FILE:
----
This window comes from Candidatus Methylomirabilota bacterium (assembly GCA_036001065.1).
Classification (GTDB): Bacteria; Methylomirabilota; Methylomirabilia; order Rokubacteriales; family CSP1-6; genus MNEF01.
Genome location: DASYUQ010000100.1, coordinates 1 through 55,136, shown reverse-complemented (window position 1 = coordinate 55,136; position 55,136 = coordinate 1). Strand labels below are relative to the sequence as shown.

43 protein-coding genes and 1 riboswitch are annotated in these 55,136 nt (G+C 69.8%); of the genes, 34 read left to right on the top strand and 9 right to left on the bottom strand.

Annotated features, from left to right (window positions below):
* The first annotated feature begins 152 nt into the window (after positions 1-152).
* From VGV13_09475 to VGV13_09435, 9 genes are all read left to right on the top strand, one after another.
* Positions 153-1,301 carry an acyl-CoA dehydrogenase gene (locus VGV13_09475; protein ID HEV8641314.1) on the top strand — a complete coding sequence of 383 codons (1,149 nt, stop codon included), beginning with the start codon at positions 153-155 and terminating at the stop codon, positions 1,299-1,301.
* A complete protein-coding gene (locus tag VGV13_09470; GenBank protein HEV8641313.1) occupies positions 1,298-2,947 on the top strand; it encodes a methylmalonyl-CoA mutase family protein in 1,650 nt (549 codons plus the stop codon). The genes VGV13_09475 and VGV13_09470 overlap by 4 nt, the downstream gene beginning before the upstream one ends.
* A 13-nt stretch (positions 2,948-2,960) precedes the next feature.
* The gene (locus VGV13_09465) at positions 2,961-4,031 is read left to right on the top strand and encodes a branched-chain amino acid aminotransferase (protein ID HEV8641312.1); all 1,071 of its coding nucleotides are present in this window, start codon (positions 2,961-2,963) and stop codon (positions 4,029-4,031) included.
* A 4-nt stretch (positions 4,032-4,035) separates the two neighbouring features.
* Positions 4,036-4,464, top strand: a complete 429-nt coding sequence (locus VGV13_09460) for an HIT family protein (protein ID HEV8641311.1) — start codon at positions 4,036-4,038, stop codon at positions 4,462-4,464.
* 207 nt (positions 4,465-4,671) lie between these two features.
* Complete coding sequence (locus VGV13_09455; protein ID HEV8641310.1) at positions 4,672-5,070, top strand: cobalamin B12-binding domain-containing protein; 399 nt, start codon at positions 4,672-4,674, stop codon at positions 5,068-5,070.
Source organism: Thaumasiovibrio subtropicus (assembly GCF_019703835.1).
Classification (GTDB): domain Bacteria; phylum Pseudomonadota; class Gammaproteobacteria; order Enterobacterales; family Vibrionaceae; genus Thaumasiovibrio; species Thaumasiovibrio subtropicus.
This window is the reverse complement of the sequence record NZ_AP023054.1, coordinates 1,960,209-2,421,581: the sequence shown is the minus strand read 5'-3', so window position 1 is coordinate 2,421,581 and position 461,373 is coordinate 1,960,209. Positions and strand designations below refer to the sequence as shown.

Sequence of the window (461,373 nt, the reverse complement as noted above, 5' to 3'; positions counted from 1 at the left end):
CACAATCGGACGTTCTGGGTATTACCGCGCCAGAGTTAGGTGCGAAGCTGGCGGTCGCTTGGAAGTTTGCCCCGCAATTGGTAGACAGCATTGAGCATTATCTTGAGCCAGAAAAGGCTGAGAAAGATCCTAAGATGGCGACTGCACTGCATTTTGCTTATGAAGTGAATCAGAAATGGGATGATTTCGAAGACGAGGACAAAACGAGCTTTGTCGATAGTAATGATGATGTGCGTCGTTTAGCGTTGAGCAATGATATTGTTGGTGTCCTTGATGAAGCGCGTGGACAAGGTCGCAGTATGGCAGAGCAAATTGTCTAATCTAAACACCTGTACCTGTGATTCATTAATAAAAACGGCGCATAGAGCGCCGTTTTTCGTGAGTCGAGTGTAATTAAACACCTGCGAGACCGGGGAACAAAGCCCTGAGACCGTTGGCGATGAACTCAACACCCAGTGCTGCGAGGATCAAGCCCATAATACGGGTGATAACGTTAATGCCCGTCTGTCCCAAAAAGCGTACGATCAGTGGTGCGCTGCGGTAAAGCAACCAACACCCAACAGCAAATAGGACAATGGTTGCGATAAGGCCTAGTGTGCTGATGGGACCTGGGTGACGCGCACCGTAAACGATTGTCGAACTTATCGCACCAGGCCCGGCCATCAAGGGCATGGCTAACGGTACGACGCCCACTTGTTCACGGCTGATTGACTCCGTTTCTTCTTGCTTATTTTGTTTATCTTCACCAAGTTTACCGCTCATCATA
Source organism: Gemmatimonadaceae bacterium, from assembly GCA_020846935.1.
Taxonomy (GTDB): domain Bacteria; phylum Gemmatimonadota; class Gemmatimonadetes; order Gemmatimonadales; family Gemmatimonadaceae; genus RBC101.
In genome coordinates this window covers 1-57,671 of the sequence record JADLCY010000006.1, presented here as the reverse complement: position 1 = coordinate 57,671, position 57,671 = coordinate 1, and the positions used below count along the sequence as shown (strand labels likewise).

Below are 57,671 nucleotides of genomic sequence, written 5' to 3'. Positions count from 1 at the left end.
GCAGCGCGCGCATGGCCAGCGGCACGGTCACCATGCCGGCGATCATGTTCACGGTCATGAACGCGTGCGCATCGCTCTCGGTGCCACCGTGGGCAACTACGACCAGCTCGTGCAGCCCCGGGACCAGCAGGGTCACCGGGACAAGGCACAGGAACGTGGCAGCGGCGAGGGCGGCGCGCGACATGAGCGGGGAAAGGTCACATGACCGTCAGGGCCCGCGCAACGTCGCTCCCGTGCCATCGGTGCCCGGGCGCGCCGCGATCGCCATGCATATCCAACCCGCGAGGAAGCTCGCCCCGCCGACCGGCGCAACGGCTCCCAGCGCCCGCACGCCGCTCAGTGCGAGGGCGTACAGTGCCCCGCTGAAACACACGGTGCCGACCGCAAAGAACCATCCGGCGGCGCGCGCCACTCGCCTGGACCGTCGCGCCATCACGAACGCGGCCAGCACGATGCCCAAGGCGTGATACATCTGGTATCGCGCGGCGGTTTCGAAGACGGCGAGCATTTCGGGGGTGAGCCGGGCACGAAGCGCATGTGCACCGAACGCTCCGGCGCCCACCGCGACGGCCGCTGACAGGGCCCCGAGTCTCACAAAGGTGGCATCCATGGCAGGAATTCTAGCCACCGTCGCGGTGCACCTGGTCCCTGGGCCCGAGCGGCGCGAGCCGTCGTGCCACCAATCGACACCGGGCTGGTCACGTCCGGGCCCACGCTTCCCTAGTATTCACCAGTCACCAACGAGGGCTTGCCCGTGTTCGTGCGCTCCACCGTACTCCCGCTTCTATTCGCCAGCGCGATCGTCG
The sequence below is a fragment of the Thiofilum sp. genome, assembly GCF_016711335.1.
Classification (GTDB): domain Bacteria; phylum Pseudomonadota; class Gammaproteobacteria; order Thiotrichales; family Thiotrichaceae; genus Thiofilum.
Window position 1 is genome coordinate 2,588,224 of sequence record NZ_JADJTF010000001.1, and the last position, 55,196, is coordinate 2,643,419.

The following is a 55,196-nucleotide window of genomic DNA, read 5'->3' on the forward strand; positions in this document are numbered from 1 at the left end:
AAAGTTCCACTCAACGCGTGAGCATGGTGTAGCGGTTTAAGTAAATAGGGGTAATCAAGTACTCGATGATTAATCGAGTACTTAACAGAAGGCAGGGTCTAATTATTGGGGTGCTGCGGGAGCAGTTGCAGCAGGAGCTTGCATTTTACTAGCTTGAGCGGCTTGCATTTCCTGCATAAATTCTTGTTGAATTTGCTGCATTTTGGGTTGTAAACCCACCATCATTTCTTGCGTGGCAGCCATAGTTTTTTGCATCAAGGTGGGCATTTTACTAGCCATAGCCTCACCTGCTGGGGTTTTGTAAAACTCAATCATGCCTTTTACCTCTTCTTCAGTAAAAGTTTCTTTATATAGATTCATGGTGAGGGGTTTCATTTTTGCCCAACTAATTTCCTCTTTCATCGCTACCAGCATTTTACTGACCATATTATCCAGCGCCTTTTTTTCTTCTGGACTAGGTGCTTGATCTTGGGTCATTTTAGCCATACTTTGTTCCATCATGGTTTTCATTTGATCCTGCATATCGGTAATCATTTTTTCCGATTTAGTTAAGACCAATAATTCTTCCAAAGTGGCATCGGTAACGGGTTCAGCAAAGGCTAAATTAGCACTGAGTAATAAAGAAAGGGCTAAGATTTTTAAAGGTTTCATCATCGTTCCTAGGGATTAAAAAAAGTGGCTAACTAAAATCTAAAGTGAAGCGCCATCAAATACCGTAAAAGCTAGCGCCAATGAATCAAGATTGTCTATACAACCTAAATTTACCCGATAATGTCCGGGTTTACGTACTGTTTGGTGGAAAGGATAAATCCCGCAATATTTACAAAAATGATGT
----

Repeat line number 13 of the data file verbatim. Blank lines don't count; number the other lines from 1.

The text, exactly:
* Positions 4,036-4,464, top strand: a complete 429-nt coding sequence (locus VGV13_09460) for an HIT family protein (protein ID HEV8641311.1) — start codon at positions 4,036-4,038, stop codon at positions 4,462-4,464.